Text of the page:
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dc.contributor.authorAnderson, Christopher J.eng
dc.contributor.authorWikle, Christopher K., 1963-eng
dc.contributor.authorZhou, Qineng
dc.contributor.authorRoyle, J. Andreweng
dc.contributor.otherUniversity of Missouri-Columbia. College of Arts and Sciences. Department of Statisticseng
dc.description.abstractThe number of tornadoes reported in the United States is believed to be less than the actual incidence of tornadoes, especially prior to the 1990s, because tornadoes may be undetectable by human witnesses in sparsely populated areas. We use a hierarchical Bayesian model to simultaneously correct for population-based sampling bias and estimate tornado density using historical tornado report data. The expected result is that F2-F5 compared to F0-F1 tornado reports would vary less with population density. The results agree with this hypothesis for the following population centers: Atlanta, GA; Champaign, IL; Des Moines, IA. However, the results indicated just the opposite in Oklahoma. We speculate the result is explained by misclassification of tornadoes that were worthy of F2-F5 Fujita scale rating but were classified as F0-F1 tornadoes, thereby artificially decreasing the number of F2-F5 and increasing the number of F0-F1 reports in rural Oklahoma.eng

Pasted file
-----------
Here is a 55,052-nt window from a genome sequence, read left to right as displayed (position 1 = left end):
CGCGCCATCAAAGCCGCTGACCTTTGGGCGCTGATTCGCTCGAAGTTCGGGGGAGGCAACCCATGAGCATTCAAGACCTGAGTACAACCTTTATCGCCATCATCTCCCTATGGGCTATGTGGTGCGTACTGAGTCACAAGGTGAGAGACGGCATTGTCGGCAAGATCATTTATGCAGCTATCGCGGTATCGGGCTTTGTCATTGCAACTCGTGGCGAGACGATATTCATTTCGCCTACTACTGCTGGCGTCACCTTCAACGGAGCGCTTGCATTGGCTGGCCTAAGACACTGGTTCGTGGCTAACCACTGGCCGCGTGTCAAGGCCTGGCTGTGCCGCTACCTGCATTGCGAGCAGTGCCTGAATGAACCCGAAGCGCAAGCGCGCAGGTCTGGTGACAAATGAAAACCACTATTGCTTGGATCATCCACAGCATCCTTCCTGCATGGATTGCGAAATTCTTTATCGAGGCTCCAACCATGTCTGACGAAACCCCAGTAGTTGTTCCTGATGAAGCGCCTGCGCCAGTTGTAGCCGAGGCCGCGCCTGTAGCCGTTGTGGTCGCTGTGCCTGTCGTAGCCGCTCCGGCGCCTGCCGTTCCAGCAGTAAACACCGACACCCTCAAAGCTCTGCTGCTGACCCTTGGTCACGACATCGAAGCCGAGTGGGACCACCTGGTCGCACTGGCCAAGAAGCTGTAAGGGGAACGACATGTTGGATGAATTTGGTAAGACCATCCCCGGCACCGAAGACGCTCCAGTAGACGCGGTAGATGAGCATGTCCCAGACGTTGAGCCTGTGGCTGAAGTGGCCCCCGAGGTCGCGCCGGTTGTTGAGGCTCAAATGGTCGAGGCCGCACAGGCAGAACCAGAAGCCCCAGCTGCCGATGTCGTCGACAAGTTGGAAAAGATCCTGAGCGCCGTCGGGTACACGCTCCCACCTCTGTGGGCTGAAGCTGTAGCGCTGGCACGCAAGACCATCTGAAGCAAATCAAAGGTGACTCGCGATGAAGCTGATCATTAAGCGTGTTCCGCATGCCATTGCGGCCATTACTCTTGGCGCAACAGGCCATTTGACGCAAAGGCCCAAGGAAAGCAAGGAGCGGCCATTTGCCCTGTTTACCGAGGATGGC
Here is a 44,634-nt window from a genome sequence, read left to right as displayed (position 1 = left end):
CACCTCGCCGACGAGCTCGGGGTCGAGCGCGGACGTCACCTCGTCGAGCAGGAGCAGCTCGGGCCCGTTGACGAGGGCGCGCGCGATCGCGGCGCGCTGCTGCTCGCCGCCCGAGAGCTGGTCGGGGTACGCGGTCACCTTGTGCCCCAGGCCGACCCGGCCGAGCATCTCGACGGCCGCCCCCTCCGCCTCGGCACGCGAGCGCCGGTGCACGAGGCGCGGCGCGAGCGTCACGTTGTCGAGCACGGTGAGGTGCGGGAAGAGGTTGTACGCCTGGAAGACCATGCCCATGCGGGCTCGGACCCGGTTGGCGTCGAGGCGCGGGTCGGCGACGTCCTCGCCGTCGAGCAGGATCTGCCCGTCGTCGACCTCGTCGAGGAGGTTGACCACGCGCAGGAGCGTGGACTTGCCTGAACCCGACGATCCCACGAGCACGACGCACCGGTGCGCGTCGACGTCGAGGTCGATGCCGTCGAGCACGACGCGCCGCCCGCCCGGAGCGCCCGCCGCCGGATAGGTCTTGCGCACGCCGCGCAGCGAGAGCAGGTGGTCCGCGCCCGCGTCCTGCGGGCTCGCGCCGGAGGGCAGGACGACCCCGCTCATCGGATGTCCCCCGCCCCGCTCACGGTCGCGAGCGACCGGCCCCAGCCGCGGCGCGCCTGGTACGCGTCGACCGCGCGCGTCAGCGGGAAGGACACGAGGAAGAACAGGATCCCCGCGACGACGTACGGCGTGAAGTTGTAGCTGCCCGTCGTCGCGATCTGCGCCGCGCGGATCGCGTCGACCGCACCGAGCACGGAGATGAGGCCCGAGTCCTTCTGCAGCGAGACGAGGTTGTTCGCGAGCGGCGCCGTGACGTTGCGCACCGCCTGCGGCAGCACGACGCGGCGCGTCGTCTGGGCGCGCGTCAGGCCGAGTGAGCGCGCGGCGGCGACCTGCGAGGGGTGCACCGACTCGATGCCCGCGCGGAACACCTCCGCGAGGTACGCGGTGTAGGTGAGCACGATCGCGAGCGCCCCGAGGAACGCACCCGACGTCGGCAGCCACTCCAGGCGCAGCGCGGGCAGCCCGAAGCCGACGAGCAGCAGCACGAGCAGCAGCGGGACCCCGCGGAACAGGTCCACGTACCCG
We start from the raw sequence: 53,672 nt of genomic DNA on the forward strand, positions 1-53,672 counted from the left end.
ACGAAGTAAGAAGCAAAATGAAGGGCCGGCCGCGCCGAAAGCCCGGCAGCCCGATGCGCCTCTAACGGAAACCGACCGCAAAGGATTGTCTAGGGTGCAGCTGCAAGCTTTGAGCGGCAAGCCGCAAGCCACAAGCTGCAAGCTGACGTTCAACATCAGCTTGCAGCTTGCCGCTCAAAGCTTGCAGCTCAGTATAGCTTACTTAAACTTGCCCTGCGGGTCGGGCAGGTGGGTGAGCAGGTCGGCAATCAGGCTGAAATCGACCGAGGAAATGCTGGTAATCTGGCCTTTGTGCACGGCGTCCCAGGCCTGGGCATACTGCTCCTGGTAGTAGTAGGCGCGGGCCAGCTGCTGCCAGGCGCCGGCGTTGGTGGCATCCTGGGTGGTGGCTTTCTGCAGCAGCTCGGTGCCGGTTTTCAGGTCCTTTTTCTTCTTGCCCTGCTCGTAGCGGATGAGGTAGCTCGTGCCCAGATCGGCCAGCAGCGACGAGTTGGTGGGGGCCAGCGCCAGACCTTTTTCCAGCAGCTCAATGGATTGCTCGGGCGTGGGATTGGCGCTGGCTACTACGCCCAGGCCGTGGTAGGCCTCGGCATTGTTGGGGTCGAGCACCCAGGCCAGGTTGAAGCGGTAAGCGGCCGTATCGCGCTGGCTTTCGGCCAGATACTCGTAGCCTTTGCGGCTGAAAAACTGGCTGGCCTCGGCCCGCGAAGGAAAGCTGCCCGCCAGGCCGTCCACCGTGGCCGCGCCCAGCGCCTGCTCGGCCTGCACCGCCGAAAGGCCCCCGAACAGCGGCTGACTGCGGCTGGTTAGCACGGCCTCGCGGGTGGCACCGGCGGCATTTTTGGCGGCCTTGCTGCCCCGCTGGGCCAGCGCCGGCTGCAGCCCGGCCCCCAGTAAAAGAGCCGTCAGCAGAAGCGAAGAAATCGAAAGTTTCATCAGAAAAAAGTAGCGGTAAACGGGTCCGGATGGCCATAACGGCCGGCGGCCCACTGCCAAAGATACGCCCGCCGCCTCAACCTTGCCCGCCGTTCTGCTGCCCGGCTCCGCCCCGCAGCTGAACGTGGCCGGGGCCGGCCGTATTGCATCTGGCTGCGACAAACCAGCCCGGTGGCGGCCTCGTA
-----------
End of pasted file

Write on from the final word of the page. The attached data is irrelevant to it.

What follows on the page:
dc.description.sponsorshipWikle and Zhou acknowledge the support of NSF grant DMS 0139903. Anderson acknowledges the support of NSF grant ATM-9911417.eng
dc.identifier.citationWeather and Forecasting, 22, 571-579.eng
dc.publisherWeather and Forecastingeng
dc.relation.ispartofStatistics publications (MU)eng
dc.subjectmeteorological conditionseng
dc.subjectBayesian hierarchical modelseng
dc.subject.lcshBayesian statistical decision theoryeng
dc.subject.lcshClimatology -- Statistical methodseng
dc.titlePopulation Influences on Tornado Reports in the United Stateseng

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